The first adjudication related to Arcadis' entitlement to the Northern boundary work. The adjudicator found that the PM was not entitled to withdraw his acceptance of the Northern boundary work as a CE, nor reassess its effect on the contract prices. Sanofi honoured this decision.
Second adjudication (different adjudicator)
Southern boundary work - Arcadis included the first adjudication decision in the referral. It said that the first adjudication decision had not been put aside by the courts and was therefore binding on the parties and because the same principles applied in the second adjudication it considered that the second adjudicator was bound by the first decision (section 23(2) of the Scheme for Construction Contracts). Arcadis sought a declaration that the Southern boundary work constituted a CE; payment and an EOT. Sanofi argued that the first decision had no relevance and was not binding save for the EOT.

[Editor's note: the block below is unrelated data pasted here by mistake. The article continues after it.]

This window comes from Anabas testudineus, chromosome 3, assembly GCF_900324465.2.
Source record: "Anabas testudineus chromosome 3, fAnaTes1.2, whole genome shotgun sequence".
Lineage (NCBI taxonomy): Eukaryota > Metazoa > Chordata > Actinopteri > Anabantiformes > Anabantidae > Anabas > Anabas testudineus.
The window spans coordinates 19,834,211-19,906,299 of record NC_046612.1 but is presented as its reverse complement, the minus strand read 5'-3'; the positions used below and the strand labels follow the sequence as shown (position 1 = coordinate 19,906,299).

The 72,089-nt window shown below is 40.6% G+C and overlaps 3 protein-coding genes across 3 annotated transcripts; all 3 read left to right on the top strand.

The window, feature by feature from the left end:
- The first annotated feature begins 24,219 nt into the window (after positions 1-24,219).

The second adjudicator found for Arcadis but the award was not honoured by Sanofi.
Sanofi resisted enforcement on four grounds:
- The second adjudicator took an erroneously restrictive view of his own jurisdiction. As a result he decided he was bound by the first decision and by the first adjudicator's reasoning and that Arcadis had brought about the adjudicator's error by a misguided attempt to seek a tactical advantage or otherwise influence him.
- The second adjudicator "went off on a frolic of his own" in relation to quantum by "splitting the difference" between the PM's figure and the Arcadis' forecast figure and deciding the case upon a basis that had not been argued by either side, without giving the parties an opportunity to comment.
- The second adjudicator failed to consider Sanofi's defence on delay.